On Boundaries & Me Too

Sally Brecher’s Olin Birches

A friend recently mused how she was unable to feel gratitude these past two weeks, especially in the face of the Harvey Weinstein story and the implosion of the “Me Too” response. Her comment gave me pause.

How was it, in spite of all the awfulness, I am able to come up for air, take deep breaths, seek and find moments of gratitude. It’s about belief. I believe in balance. I believe nature provides balance and in as much as human beings are part of the natural order, the striving for balance is dormant within us.

The challenge, as I try to describe through this blog, is in the seeking and recognition of meaning. For each of us, it is different. To my friend, a talented artist whose soft edged images of slices of white bark trunks invoke the impulse to touch, I am grateful. Her talent in seeing and transmitting what she sees invokes my connection to nature.

Is this not how as human beings, we are wired? Has not the Me Too outpouring of the experience of hurtful boundary violations given rise to the opportunity for hidden voices to be seen and heard?

In The Boston Globe, October 21st column, “Me Too? It Was Started By Her,”Christela Guerra interviews Tarana Burke, who “originated the idea a decade ago through her work, particularly with young women of color.” I was grateful to read about Burke’s original intentions.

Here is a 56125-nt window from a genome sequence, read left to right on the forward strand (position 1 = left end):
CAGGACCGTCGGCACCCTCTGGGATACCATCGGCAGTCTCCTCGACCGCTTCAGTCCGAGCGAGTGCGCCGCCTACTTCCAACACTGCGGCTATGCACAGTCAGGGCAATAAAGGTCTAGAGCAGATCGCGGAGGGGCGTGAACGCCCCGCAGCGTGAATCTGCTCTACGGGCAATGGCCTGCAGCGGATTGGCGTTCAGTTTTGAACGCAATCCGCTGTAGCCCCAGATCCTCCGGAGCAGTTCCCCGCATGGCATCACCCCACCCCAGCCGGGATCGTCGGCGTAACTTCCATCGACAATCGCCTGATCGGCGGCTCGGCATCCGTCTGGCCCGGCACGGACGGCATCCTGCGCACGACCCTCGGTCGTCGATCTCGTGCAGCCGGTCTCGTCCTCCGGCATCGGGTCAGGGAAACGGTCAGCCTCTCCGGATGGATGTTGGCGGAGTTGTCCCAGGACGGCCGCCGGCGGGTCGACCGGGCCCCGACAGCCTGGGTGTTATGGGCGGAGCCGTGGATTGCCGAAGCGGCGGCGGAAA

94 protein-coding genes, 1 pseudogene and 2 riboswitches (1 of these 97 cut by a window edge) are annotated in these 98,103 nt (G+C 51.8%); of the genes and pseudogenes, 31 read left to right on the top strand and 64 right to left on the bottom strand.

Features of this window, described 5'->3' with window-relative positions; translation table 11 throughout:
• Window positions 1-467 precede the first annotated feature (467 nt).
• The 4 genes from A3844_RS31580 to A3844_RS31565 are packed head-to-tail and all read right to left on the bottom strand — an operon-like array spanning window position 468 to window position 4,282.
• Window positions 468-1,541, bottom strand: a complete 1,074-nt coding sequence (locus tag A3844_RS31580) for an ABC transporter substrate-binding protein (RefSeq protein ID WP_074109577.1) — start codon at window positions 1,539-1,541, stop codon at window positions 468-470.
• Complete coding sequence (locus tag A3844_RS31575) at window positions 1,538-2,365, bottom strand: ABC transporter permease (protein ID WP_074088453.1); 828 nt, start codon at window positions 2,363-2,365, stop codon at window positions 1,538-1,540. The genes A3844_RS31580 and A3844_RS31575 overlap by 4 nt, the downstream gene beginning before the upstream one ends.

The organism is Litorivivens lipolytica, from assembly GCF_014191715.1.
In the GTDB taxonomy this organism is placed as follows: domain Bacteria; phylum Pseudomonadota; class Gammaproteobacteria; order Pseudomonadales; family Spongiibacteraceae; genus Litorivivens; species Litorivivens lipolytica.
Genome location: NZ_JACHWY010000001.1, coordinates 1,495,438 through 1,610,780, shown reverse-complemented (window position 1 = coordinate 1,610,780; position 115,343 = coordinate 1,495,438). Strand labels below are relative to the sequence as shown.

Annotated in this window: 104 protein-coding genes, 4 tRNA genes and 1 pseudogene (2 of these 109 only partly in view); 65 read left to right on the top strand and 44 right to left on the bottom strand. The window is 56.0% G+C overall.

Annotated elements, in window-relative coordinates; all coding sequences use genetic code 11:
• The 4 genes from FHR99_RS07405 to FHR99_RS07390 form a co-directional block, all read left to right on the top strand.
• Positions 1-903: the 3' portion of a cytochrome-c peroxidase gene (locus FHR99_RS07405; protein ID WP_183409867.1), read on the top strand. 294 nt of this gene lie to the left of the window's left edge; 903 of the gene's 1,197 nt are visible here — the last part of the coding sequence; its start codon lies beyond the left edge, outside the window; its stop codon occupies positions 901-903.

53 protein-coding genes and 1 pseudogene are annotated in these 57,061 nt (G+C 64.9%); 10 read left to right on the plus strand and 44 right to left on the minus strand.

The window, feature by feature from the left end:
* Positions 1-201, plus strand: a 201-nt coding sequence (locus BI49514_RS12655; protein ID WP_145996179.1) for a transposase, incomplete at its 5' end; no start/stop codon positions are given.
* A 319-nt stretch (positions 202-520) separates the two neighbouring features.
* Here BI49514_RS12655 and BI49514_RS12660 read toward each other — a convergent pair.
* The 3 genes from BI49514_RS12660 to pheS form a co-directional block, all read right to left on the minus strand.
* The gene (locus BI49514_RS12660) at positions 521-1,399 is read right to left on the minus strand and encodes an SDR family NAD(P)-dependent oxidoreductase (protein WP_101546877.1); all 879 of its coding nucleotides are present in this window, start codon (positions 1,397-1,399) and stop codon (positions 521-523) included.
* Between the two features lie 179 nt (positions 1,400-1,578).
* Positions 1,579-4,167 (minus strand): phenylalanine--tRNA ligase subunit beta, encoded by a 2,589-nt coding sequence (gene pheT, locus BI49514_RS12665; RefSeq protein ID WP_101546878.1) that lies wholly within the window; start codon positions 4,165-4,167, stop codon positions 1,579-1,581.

In many regards Me Too is about survivors talking to survivors. It was never really about amplifying the number of people who are survivors of sexual violence. It was about survivors sharing empathy with each other. But when I talk to young people, I use pop culture to promote the idea of Me Too all the time. We have to have something that reaches the masses.

Empathy is key. As a therapist, I specialized in treating women who had been sexually abused as children. Many came to therapy because of symptoms, the source of which they had dismissed or forgotten. Me Too is a call to women to speak out on serious boundary violations, which require the empathy of others to bear witness for healing.

As a woman of 85, I have experienced sexualized verbal and physical assaults. My first incident, at five years old, I was chased around my dining room in the presence of close family who laughed as my father’s friend grabbed inside my dress and placed his hands far down my back to grab the “bugs” inside. I screamed; everyone laughed. Boundary violation, Yes. “Boys will be boys,” the unempathic and uninformed explanation.

“Me Too,” is about candor, a space where people can say, in their own words, what has caused them fear and hurt, bewilderment, shame and grief. What of the difference between harassment and assault? Burke, to her credit, does not discriminate. She states,

If your Me Too was about sexual harassment versus sexual assault but it’s traumatizing to you, then it’s important for you to be heard and seen.

 The memory of strange and icy hands on my back has never left me. It likely planted seeds of gratitude for empathy and the humanness in a response that says you are not alone.